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A military tradition
About 35km from Rewari city in Haryana is a village that has sent hundreds of soldiers to battlefields since WW-I. In Kosli, which has fewer than 6,000 houses, three of every four households have at least one serving member in the armed forces. Rewari district itself has a strong martial tradition – it has 5,040 active members in the forces at present. But Kosli’s record is especially distinguished. It has produced every rank, from a sepoy to a major general. Over the years its heroes have been awarded one Mahavir Chakra, one Kirti Chakra, one Shaurya Chakra and one Military Cross (during British rule). Personnel from Kosli played a vital role in WW-I and have fought in all major wars since then. It even had representation in Subhas Chandra Bose’s Indian National Army, and one of the INA soldiers, Mandal Singh, still lives in the village. Celebrating Gallantry Located about 35km from Rewari city, Kosli has a population of less than 14,000. The centre of life here is the ancient and famous village mutt (Hindu monastery). Every day, elderly men, most of whom have served in the military, get together at the mutt to talk about the exploits of the village’s many warriors. “Altogether 247 men from Kosli went to fight in the first World War, and six of them lost their lives,” said Sanjay Yadav, a resident. Others pointed out their names inscribed on a wall of the mutt. The conversation is not confined to the heroes of yesteryear as Kosli has six serving and three retired brigadier-rank officers, and around 30 colonels. Of the 104 commanding officers (COs) it has produced so far, over two dozen are still in the military. The village takes immense pride in having produced an officer of major general rank – Major General Yashwant Singh (retd) who now lives in Vadodara with his family. Join the Times Special Readers’ Club. Scan the QR code to (RETD)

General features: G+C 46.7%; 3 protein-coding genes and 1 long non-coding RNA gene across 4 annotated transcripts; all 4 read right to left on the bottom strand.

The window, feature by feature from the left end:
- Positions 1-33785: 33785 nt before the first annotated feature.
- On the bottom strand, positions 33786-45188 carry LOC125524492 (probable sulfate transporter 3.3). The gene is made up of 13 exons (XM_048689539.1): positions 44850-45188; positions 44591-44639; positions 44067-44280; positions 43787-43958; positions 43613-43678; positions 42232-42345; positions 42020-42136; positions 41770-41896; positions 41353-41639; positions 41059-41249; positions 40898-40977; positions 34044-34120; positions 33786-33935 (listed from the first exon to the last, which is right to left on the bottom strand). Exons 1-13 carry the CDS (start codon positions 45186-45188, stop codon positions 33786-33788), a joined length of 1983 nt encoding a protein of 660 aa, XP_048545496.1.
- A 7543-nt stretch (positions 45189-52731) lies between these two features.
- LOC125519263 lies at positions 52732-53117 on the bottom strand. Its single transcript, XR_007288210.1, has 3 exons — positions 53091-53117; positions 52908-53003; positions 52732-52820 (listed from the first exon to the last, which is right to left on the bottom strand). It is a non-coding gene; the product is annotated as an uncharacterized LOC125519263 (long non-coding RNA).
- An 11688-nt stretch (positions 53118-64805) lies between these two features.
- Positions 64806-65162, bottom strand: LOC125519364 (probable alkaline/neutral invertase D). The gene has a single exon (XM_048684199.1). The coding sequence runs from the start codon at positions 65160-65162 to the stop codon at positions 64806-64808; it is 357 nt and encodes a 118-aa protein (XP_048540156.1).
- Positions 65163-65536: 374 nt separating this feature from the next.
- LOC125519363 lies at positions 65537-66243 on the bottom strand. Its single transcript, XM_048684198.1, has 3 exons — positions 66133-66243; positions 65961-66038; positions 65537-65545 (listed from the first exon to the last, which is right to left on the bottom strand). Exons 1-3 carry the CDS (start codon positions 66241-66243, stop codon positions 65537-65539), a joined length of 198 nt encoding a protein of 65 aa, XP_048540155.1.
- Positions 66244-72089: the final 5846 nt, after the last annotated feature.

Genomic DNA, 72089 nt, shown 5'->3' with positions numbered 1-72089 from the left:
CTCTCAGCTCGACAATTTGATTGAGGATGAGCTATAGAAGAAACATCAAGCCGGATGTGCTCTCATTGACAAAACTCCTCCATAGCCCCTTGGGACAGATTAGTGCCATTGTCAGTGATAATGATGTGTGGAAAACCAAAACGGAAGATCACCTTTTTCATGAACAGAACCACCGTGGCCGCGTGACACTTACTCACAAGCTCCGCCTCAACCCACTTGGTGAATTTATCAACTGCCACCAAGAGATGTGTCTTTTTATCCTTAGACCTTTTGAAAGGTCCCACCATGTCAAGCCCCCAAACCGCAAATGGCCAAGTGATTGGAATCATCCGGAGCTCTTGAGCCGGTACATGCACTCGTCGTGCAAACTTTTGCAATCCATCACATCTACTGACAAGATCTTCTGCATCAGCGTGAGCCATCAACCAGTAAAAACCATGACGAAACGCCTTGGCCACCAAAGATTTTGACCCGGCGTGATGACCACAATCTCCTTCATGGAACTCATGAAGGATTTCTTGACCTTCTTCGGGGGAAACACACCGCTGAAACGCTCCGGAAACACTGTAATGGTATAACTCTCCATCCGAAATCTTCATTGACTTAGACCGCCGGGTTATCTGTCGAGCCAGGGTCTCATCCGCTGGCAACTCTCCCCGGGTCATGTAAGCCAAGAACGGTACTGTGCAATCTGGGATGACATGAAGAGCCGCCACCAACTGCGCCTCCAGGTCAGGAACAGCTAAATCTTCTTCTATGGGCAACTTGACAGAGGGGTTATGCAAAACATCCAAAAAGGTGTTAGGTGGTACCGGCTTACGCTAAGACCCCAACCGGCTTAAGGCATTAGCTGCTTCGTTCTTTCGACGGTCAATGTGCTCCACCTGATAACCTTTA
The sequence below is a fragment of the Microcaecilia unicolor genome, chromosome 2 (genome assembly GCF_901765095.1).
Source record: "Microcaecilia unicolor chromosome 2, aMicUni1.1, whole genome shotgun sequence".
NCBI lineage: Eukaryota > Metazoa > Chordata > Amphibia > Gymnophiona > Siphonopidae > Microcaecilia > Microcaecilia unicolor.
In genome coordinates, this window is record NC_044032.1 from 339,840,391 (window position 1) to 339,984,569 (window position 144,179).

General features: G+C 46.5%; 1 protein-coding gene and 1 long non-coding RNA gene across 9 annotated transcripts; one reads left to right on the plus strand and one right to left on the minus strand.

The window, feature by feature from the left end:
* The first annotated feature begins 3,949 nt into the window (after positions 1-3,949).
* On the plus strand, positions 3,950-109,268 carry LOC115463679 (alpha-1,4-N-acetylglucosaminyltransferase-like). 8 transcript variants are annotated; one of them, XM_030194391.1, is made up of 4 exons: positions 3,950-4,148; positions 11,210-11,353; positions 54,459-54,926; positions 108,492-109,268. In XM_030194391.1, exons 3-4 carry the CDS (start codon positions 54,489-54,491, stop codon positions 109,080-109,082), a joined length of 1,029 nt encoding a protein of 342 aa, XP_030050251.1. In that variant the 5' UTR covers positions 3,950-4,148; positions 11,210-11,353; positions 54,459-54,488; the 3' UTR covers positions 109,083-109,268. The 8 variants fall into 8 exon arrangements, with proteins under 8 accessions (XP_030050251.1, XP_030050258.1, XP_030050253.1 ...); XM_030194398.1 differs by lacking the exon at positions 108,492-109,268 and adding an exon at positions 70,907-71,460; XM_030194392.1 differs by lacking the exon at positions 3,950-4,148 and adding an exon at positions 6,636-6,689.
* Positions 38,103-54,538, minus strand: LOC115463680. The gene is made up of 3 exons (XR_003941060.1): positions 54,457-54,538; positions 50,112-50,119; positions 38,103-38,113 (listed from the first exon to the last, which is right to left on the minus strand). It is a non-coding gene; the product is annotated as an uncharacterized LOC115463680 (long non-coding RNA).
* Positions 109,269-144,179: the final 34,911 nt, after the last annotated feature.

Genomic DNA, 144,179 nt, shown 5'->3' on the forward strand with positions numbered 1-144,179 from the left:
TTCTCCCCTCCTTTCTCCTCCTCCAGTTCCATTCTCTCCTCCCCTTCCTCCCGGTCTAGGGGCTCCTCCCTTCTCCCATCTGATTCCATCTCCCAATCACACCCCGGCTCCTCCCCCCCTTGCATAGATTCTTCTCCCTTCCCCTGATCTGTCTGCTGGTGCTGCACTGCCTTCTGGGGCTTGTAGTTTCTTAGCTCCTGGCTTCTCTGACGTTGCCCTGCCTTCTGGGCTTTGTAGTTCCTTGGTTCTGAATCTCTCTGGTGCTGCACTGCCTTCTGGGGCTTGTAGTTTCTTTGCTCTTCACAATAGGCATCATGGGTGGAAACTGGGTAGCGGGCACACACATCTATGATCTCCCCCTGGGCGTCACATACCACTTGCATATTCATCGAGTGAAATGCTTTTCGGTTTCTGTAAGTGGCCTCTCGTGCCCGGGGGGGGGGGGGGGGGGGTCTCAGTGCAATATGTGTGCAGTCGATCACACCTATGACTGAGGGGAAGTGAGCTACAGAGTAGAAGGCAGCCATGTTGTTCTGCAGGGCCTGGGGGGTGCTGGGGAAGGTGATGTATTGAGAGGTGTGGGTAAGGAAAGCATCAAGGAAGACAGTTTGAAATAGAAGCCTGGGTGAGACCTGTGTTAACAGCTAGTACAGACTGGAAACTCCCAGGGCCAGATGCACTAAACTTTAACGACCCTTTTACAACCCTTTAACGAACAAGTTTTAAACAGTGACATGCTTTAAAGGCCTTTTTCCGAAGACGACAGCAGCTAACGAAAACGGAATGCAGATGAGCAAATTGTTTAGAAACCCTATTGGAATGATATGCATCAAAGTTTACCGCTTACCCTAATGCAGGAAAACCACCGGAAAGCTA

Runs In The Family
Octogenarian Capt Mahender Singh (retd) is the patriarch of a military family. All four of his sons followed in his footsteps. While three of them have retired, the fourth is still serving the Indian Army. Kosli’s residents are passionate about military service, he said.
“My four sons preferred to join the military. Like them, many members of other families in the village are serving in the forces, giving their best to their motherland. ” The veteran soldier also said 75% of the families have at least one person serving in the armed forces.
Kosli’s orientation for military service is partly due to the early establishment of schools here. Yadav said the village got its first middle school in 1926 and a high school in 1928. “The children of the village started getting a good education and preferred to serve the country instead of looking for jobs with the British Indian government. Their good physique was another reason for joining the military before Independence. ”
Besides inscribing its martyrs’ names at the mutt, Kosli has built a war memorial where hundreds of names are etched on a white marble monument. Former PM Rajiv Gandhi had laid the foundation of this memorial in 1984 when Kosli was part of Rohtak district. Now, the Rewari district administration maintains the war memorial and the village’s sainik rest house.
The villagers have also published a book on Kosli’s traditional links with the military and the glorious history of its soldiers.
Has the new Agnipath scheme dampened enthusiasm for military service? It does not seem so. “This is really a good step by the central government for the youth of the country. It will give them employment, and after their tenure they will get a good amount of money to settle their lives. It will also inculcate a sense of discipline, honesty and respect for the country through army training,” said Capt Mahender Singh.